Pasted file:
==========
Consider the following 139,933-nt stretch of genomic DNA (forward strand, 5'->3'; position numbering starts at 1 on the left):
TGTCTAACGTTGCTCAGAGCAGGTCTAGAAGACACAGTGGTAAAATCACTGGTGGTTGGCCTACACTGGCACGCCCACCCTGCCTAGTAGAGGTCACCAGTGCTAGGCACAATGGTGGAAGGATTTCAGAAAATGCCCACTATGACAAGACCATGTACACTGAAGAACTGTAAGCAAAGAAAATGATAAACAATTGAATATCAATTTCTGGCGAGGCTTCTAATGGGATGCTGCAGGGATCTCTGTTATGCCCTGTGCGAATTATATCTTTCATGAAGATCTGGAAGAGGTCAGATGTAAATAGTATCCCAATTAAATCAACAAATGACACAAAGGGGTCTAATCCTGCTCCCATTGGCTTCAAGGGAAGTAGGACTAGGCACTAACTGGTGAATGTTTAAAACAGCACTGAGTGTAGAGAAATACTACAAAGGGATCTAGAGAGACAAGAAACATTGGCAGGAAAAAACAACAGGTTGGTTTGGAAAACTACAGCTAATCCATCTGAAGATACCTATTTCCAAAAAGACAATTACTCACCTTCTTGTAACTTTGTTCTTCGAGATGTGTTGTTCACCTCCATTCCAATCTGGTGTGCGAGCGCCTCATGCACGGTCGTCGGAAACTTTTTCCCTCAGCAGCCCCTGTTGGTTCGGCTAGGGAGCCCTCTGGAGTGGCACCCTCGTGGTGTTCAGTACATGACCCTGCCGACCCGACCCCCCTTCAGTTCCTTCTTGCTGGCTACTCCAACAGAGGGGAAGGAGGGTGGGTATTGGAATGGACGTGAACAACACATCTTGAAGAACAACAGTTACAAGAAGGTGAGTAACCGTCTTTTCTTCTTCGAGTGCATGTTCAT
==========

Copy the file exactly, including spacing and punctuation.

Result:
Consider the following 139,933-nt stretch of genomic DNA (forward strand, 5'->3'; position numbering starts at 1 on the left):
TGTCTAACGTTGCTCAGAGCAGGTCTAGAAGACACAGTGGTAAAATCACTGGTGGTTGGCCTACACTGGCACGCCCACCCTGCCTAGTAGAGGTCACCAGTGCTAGGCACAATGGTGGAAGGATTTCAGAAAATGCCCACTATGACAAGACCATGTACACTGAAGAACTGTAAGCAAAGAAAATGATAAACAATTGAATATCAATTTCTGGCGAGGCTTCTAATGGGATGCTGCAGGGATCTCTGTTATGCCCTGTGCGAATTATATCTTTCATGAAGATCTGGAAGAGGTCAGATGTAAATAGTATCCCAATTAAATCAACAAATGACACAAAGGGGTCTAATCCTGCTCCCATTGGCTTCAAGGGAAGTAGGACTAGGCACTAACTGGTGAATGTTTAAAACAGCACTGAGTGTAGAGAAATACTACAAAGGGATCTAGAGAGACAAGAAACATTGGCAGGAAAAAACAACAGGTTGGTTTGGAAAACTACAGCTAATCCATCTGAAGATACCTATTTCCAAAAAGACAATTACTCACCTTCTTGTAACTTTGTTCTTCGAGATGTGTTGTTCACCTCCATTCCAATCTGGTGTGCGAGCGCCTCATGCACGGTCGTCGGAAACTTTTTCCCTCAGCAGCCCCTGTTGGTTCGGCTAGGGAGCCCTCTGGAGTGGCACCCTCGTGGTGTTCAGTACATGACCCTGCCGACCCGACCCCCCTTCAGTTCCTTCTTGCTGGCTACTCCAACAGAGGGGAAGGAGGGTGGGTATTGGAATGGACGTGAACAACACATCTTGAAGAACAACAGTTACAAGAAGGTGAGTAACCGTCTTTTCTTCTTCGAGTGCATGTTCAT